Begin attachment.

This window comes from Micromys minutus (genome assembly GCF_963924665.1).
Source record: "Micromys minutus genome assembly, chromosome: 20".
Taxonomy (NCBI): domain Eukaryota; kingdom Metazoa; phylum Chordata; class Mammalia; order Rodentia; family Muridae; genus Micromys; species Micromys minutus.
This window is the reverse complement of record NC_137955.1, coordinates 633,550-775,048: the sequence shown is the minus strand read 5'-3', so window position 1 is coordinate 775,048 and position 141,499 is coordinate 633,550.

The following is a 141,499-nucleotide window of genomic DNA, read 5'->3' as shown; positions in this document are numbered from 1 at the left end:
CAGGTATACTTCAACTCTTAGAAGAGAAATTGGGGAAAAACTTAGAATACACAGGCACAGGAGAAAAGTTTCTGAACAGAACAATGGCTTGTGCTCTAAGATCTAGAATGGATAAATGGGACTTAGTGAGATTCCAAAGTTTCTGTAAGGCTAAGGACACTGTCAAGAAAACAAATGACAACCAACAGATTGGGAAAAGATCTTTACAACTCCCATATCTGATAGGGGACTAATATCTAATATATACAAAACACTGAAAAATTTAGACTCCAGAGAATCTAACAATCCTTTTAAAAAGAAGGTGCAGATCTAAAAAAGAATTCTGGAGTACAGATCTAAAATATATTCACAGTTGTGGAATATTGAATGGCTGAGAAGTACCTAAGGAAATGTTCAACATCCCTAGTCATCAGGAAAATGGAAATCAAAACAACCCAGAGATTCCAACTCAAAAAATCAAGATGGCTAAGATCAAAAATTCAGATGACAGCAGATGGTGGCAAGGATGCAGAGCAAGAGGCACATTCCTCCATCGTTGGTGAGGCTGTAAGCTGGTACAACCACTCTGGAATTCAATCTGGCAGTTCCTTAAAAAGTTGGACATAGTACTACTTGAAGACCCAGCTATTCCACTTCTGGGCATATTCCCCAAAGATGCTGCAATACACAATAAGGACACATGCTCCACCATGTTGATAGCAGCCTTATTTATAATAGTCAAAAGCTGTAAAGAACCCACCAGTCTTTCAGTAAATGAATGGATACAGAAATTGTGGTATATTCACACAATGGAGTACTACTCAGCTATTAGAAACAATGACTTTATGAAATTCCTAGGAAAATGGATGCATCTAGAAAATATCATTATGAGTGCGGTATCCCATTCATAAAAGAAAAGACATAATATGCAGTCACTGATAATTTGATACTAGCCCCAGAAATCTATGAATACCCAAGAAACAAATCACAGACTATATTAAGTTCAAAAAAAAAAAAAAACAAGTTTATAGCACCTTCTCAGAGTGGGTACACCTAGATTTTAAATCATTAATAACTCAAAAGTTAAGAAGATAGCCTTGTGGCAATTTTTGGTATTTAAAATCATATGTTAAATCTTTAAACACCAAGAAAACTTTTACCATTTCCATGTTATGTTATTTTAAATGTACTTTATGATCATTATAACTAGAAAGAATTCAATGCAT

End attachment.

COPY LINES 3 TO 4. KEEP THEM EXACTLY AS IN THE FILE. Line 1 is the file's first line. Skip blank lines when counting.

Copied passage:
Taxonomy (NCBI): domain Eukaryota; kingdom Metazoa; phylum Chordata; class Mammalia; order Rodentia; family Muridae; genus Micromys; species Micromys minutus.
This window is the reverse complement of record NC_137955.1, coordinates 633,550-775,048: the sequence shown is the minus strand read 5'-3', so window position 1 is coordinate 775,048 and position 141,499 is coordinate 633,550.